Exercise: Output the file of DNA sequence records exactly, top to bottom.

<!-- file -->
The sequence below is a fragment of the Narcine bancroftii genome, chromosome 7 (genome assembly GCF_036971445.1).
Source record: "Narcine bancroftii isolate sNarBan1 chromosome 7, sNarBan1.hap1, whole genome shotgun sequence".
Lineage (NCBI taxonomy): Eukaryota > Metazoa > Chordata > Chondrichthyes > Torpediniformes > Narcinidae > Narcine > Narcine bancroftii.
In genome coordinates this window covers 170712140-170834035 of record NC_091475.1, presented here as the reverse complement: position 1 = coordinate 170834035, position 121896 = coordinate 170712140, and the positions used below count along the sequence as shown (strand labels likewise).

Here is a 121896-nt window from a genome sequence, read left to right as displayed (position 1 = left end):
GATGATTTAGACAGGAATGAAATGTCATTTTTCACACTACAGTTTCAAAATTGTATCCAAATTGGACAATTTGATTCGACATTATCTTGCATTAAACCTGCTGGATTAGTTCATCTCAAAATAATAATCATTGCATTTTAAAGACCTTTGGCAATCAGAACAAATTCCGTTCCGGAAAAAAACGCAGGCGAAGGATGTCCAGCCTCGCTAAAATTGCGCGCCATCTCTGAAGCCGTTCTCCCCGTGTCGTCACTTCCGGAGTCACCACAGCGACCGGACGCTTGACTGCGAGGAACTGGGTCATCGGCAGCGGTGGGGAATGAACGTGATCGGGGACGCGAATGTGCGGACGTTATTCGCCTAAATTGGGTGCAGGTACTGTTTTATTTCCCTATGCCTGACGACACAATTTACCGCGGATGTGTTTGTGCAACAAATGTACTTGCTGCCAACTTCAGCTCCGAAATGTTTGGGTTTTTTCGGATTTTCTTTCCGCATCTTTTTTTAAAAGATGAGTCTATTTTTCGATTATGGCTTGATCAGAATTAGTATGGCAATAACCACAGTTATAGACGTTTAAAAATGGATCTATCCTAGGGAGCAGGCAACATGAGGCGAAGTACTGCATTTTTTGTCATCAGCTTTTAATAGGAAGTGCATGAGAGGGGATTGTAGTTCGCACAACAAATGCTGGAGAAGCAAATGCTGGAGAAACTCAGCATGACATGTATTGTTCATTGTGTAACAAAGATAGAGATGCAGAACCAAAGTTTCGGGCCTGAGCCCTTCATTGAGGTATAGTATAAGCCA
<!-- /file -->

The sequence below is a fragment of the Narcine bancroftii genome, chromosome 7 (genome assembly GCF_036971445.1).
Source record: "Narcine bancroftii isolate sNarBan1 chromosome 7, sNarBan1.hap1, whole genome shotgun sequence".
Lineage (NCBI taxonomy): Eukaryota > Metazoa > Chordata > Chondrichthyes > Torpediniformes > Narcinidae > Narcine > Narcine bancroftii.
In genome coordinates this window covers 170712140-170834035 of record NC_091475.1, presented here as the reverse complement: position 1 = coordinate 170834035, position 121896 = coordinate 170712140, and the positions used below count along the sequence as shown (strand labels likewise).

Here is a 121896-nt window from a genome sequence, read left to right as displayed (position 1 = left end):
GATGATTTAGACAGGAATGAAATGTCATTTTTCACACTACAGTTTCAAAATTGTATCCAAATTGGACAATTTGATTCGACATTATCTTGCATTAAACCTGCTGGATTAGTTCATCTCAAAATAATAATCATTGCATTTTAAAGACCTTTGGCAATCAGAACAAATTCCGTTCCGGAAAAAAACGCAGGCGAAGGATGTCCAGCCTCGCTAAAATTGCGCGCCATCTCTGAAGCCGTTCTCCCCGTGTCGTCACTTCCGGAGTCACCACAGCGACCGGACGCTTGACTGCGAGGAACTGGGTCATCGGCAGCGGTGGGGAATGAACGTGATCGGGGACGCGAATGTGCGGACGTTATTCGCCTAAATTGGGTGCAGGTACTGTTTTATTTCCCTATGCCTGACGACACAATTTACCGCGGATGTGTTTGTGCAACAAATGTACTTGCTGCCAACTTCAGCTCCGAAATGTTTGGGTTTTTTCGGATTTTCTTTCCGCATCTTTTTTTAAAAGATGAGTCTATTTTTCGATTATGGCTTGATCAGAATTAGTATGGCAATAACCACAGTTATAGACGTTTAAAAATGGATCTATCCTAGGGAGCAGGCAACATGAGGCGAAGTACTGCATTTTTTGTCATCAGCTTTTAATAGGAAGTGCATGAGAGGGGATTGTAGTTCGCACAACAAATGCTGGAGAAGCAAATGCTGGAGAAACTCAGCATGACATGTATTGTTCATTGTGTAACAAAGATAGAGATGCAGAACCAAAGTTTCGGGCCTGAGCCCTTCATTGAGGTATAGTATAAGCCA